President Kassym-Jomart Tokayev warned in a televised speech that foreign-trained "terrorist" groups were stealing buildings, infrastructure, and weaponry and that they had stolen five planes, including international planes, from Almaty airport.
On Wednesday, protesters gathered in Almaty, Kazakhstan, to protest an increase in energy costs.
New Delhi: Thousands of protestors took to the streets across Kazakhstan to protest the sudden increase in the price of liquefied petroleum gas (LPG), which is used by the majority of Kazakhs as a car fuel. The price increase occurred when the government completed a gradual shift to electronic trading for LPG to eliminate state fuel subsidies and allow the market to set pricing.
The demonstrations are continuing, despite the government's announcement on Tuesday that fuel prices will be dropped to a level even lower than before the rise, and President Kassym-Jomart Tokayev's dismissal of his cabinet on Wednesday.
What Is The Primary Concern?
The reform of the gasoline market, which was initially proposed in 2015, went into force at the beginning of this month. It aimed to lift governmental price controls on butane and propane, dubbed "road fuels for the poor" due to their cheap cost, while also ensuring that the local market was adequately supplied.
Previous subsidies have resulted in Kazakhstan, a significant oil producer, experiencing recurring butane and propane shortages.
The administration hoped that by fully liberalising pricing on January 1 (Saturday), supply to the domestic market would increase, helping to alleviate persistent shortages. However, the move backfired, as prices virtually quadrupled overnight, reaching 120 tenges per litre.
What Sparked The Uprising?
Over the weekend, a popular rage erupted in western Kazakhstan, an oil-rich region. By Tuesday, it had engulfed the whole country. The public was already enraged by growing inflation, which was approaching 9% year-on-year for the first time in more than five years, prompting the central bank to boost interest rates to 9.75 per cent.
A million people are projected to be living in poverty in the resource-rich country of 19 million people. Kazakhstan's oil output has not been affected by the demonstrations.
Protests Resulted In The Deaths Of Eight Cops
According to Russian news source Sputnik, eight police and national guard servicemen were murdered in the riots on Tuesday and Wednesday. According to Reuters, demonstrators have taken control of Almaty Airport, Kazakhstan's largest city, causing flights to be cancelled.
In a televised speech, President Tokayev warned that foreign-trained "terrorist" groups were stealing buildings, infrastructure, and weaponry and that they had stolen five planes, including international planes, from Almaty airport.
Almaty residents told Reuters that liquor was being handed out in the city's main square. He said, "There is complete anarchy in the street."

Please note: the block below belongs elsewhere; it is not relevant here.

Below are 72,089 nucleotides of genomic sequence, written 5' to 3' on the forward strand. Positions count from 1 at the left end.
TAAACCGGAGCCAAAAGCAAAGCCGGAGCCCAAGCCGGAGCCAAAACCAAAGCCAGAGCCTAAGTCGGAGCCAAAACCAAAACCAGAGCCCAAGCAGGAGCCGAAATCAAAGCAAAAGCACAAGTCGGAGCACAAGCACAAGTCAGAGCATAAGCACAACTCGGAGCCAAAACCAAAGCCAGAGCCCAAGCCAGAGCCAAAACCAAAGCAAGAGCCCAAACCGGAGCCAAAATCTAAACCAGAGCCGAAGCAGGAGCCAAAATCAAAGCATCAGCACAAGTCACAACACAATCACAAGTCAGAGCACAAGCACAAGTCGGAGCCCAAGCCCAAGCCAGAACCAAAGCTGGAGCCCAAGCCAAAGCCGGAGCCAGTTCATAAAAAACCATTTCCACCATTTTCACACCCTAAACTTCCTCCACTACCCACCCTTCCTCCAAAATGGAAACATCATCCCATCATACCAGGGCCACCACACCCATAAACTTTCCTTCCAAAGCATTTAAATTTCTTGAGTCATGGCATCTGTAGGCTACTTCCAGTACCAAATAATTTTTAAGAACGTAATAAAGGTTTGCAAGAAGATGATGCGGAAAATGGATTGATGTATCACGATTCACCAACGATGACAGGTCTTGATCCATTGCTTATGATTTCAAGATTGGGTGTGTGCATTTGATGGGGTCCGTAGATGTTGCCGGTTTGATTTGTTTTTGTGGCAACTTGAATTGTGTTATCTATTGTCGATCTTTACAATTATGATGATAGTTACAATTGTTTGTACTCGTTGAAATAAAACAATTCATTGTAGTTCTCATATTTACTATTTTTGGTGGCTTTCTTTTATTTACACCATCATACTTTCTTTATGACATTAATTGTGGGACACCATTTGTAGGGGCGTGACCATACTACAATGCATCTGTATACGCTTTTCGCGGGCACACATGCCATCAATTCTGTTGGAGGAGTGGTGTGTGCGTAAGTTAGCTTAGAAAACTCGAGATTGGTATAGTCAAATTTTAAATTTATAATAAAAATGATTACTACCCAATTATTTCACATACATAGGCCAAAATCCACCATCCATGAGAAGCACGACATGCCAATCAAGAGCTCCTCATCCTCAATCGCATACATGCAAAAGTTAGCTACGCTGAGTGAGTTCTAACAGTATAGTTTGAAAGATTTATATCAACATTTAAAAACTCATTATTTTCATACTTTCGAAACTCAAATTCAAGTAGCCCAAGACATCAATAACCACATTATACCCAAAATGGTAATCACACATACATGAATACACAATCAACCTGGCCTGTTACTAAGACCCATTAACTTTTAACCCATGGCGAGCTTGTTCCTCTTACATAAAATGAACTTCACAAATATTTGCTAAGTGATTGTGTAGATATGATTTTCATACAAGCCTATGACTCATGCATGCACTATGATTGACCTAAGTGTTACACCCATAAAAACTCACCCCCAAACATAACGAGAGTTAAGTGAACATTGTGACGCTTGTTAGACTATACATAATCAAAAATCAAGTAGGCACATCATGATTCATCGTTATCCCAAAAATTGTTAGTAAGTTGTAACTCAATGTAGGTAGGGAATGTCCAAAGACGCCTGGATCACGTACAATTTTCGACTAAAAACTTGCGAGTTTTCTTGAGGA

Armenia's prime minister said on Thursday that an ex-Soviet security coalition led by Russia will send peacekeeping personnel to Kazakhstan.
The Nazarbayev Perspective
Initially triggered by outrage over an increase in fuel prices, the demonstrations swiftly grew to include wider opposition to President Tokayev's predecessor, Nursultan Nazarbayev, who remained in power as "Leader of the Nation" despite stepping down in 2019 after almost three decades in office.
Nazarbayev, 81, is largely regarded as the most powerful political figure in Nur-Sultan, the country's capital. His family is thought to control a major portion of the country's economy, which is the largest in Central Asia. Since the demonstrations began, he has not been seen or heard from.
Protesters yelling beneath a massive bronze monument of Nazarbayev hung with ropes, which they subsequently pulled down, was captured on video and shared on social media. In an attempt to appease the demonstrators, Nazarbayev was dismissed from his prominent position, but Nazarbayev retained the favour of Russian President Vladimir Putin.
The Government's Reaction To The Demonstrations
The Kazakh government declared a state of emergency and dispatched military forces to combat "terrorists," as Tokayev put it. Tokayev may impose a curfew, prohibit protests, and limit internet access under the state of emergency, which he declared to quash Kazakhstan's rare show of opposition.
According to NetBlocks, a London-based monitoring outfit, there was an internet blackout across the country by Wednesday, following a day of mobile internet problems and partial limitations.
A Bird's Eye View of the Scenario
The move is the Kremlin's second significant step in as many years to support a friend in trouble. President Vladimir Putin stepped in in 2020 to support Belarusian President Alexander Lukashenko's suppression of public demonstrations, which attracted US and allied sanctions.
The Kremlin has consistently criticised mass rallies in former Soviet republics, describing them as attempts by the West to overturn governments through "colour revolutions."
On Facebook, Alexander Baunov, a senior fellow at the Carnegie Moscow Center, said that Russia is facing "strategic instability on both flanks and it can't afford to get distracted." "At the same time that Russia was encroaching on Ukraine, protests erupted across Kazakhstan, which may need to be saved."
Kazakhstan is a "valuable partner," according to United States State Department spokesman Ned Price, who added that the US was closely monitoring the situation.